Proclamation 6090—National Sanctity of Human Life Day, 1990
By the President of the United States of America
On National Sanctity of Human Life Day, we affirm the sanctity of human life in all its stages. We recall that at the very beginning of our Nation, Thomas Jefferson wrote in the Declaration of Independence that "Life, Liberty and the pursuit of Happiness" are among the "unalienable Rights" with which all people are endowed by God. Similarly, our Constitution recognizes the sanctity of life by providing that no person shall be deprived of life without the due process of law.
On this day, we thank God for the millions of Americans who work every day to affirm the sanctity of life: scientists who devote their lives to researching cures for disabling and deadly diseases; doctors and nurses who care for premature babies, the elderly, and the sick; those who inspire our youth to say "no" to drugs and "yes" to the full richness of life; and those who work to affirm the sanctity of life in our laws and public policy. We recall that when life is threatened. Americans respond energetically and quickly, as when disasters such as Hurricane Hugo or the Loma Prieta earthquake strike. In sorrow, we recall scenes that deny the sanctity of life: babies born addicted to drugs, lives shattered by drugs or alcohol, the elderly who are neglected, the disabled denied their full potential. We are also mindful that children, in particular, need special concern, care, and protection, both before and after birth.
One of the key issues connected with the sanctity of life, abortion, has been a divisive issue in our Nation for many years. The prevalence of abortion in America today is a tragedy not only in terms of human lives lost, but also in terms of the values we hold dear as a Nation. We pray for a recognition that the principle of life's sanctity should guide public policy on this question and others, just as moral principles should guide our individual lives. We pray also for widsom and guidance as those with public responsibilities consider this question. We ask all levels of government and all sectors of society to promot policies to encourage alternatives such as adoption, and to extend policies that make adopting easier for families who want children and can provide a loving, supportive home for them, particularly for children with special needs. We hope for the day when devoted families who want to adopt will no longer be disappointed. On this day, we also thank God for the advances in medicine that have improved the care of unborn children in the womb and premature babies. These scientific advances reinforce the belief that unborn children are persons, entitled to medical care and legal protection.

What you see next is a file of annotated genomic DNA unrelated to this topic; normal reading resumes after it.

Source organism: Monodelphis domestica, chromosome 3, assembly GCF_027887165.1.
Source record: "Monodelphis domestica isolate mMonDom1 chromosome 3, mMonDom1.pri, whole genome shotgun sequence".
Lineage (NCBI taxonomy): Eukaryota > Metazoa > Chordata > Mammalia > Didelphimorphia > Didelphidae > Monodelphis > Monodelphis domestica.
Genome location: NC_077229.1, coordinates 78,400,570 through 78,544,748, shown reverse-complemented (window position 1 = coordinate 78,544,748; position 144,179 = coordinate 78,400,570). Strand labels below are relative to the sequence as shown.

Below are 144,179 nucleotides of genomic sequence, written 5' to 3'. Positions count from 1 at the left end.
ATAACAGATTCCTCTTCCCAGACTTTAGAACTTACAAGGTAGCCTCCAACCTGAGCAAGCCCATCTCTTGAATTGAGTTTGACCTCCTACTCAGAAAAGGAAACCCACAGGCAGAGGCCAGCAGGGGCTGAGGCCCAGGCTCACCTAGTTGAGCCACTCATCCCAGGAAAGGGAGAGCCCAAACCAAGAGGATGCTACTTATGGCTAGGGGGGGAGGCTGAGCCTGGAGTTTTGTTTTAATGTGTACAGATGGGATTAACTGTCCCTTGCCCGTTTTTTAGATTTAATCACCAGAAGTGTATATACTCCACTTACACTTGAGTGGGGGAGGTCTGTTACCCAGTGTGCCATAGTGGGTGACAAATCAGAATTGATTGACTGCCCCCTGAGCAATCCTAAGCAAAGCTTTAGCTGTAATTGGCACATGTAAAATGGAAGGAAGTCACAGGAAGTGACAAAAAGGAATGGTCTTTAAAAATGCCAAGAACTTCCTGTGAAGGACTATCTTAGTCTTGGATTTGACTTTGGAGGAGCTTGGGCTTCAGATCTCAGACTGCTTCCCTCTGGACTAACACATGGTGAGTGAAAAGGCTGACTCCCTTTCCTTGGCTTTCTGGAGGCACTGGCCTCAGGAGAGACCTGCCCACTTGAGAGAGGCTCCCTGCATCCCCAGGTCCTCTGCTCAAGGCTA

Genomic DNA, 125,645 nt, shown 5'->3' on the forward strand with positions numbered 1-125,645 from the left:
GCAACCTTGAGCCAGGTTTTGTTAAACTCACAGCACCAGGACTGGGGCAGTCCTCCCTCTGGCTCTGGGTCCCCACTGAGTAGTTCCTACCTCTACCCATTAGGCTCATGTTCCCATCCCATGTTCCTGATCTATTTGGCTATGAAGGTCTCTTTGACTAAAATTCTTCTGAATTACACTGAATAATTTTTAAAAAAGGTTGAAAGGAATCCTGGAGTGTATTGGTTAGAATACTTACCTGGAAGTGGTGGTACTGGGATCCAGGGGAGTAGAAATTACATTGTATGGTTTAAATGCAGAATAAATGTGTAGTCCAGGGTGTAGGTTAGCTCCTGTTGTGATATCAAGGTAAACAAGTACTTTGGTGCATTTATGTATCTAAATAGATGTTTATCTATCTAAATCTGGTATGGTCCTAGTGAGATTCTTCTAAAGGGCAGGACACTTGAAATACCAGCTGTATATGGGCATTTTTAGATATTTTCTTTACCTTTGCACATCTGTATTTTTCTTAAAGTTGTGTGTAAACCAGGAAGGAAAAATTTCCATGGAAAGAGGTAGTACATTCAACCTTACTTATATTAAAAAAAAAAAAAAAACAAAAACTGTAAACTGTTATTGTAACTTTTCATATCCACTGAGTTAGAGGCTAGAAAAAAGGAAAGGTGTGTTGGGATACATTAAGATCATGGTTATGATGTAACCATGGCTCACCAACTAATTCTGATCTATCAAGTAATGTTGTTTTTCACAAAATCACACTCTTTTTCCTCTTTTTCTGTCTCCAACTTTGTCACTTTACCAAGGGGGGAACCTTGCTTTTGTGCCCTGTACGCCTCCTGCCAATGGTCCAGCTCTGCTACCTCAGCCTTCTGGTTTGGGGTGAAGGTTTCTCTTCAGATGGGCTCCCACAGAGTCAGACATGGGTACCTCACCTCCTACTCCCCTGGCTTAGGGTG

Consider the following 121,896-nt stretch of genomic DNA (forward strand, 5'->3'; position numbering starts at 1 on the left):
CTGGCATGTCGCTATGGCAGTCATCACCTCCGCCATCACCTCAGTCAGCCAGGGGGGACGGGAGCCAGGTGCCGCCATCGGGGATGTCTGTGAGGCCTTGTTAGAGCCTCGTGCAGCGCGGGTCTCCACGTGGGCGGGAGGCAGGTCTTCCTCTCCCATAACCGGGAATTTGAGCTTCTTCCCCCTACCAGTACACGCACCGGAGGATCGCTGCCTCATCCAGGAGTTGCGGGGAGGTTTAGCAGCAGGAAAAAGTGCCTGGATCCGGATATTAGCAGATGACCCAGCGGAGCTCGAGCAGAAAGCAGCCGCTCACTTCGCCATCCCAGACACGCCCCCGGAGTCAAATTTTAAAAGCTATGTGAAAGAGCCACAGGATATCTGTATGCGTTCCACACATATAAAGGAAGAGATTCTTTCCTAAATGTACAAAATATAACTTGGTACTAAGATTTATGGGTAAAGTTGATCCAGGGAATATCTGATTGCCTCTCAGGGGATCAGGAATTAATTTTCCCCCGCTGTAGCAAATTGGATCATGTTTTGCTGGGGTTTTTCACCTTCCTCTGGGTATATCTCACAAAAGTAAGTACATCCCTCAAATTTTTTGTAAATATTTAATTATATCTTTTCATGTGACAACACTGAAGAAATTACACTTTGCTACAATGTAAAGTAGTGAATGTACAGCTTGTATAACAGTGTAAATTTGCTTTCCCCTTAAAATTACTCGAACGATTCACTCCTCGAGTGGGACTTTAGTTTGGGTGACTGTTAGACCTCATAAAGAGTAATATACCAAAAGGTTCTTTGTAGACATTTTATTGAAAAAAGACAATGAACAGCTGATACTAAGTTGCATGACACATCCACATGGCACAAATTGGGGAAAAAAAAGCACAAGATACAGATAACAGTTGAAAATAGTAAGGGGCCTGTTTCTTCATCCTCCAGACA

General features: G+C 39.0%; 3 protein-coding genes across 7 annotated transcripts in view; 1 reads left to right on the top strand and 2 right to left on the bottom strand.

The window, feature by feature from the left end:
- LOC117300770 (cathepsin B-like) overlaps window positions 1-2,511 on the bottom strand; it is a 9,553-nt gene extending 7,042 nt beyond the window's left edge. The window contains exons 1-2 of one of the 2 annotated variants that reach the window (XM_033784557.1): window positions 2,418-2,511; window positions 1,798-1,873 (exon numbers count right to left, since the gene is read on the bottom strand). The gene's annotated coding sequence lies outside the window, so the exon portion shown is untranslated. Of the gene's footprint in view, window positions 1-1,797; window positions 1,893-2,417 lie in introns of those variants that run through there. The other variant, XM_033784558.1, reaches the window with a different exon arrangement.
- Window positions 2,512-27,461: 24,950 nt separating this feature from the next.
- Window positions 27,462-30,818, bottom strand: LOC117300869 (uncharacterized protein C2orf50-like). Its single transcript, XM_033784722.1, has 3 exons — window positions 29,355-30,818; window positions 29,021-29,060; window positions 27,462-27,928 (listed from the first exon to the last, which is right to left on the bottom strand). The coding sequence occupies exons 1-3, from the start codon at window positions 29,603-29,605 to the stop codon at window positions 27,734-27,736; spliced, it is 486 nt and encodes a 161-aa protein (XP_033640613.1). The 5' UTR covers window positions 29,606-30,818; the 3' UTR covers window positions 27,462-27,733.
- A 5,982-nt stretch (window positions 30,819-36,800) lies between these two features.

All stages of human life are precious; all demand recognition of their sanctity. Protection of human life is a reflection of our Nation's most cherished principles. Let us then on this day speak for those who cannot speak and join with other Americans in reaffirming the sanctity of life.
Now, Therefore, I, George Bush, President of the United States of America, by virtue of the authority vested in me by the Constitution and laws of the United States, do hereby proclaim Sunday, January 21, 1990, as National Sanctity of Human Life Day. I call upon all Americans to reflect on the sanctity of human life in all its stages and to gather in homes and places of worship to give thanks for the gift of life and reaffirm our commitment to respect for life and the dignity of every human being.
In Witness Whereof, I have hereunto set my hand this nineteenth day of January, in the year of our Lord nineteen hundred and ninety, and of the Independence of the United States of America the two hundred and fourteenth.
George Bush, Proclamation 6090—National Sanctity of Human Life Day, 1990 Online by Gerhard Peters and John T. Woolley, The American Presidency Project https://www.presidency.ucsb.edu/node/268166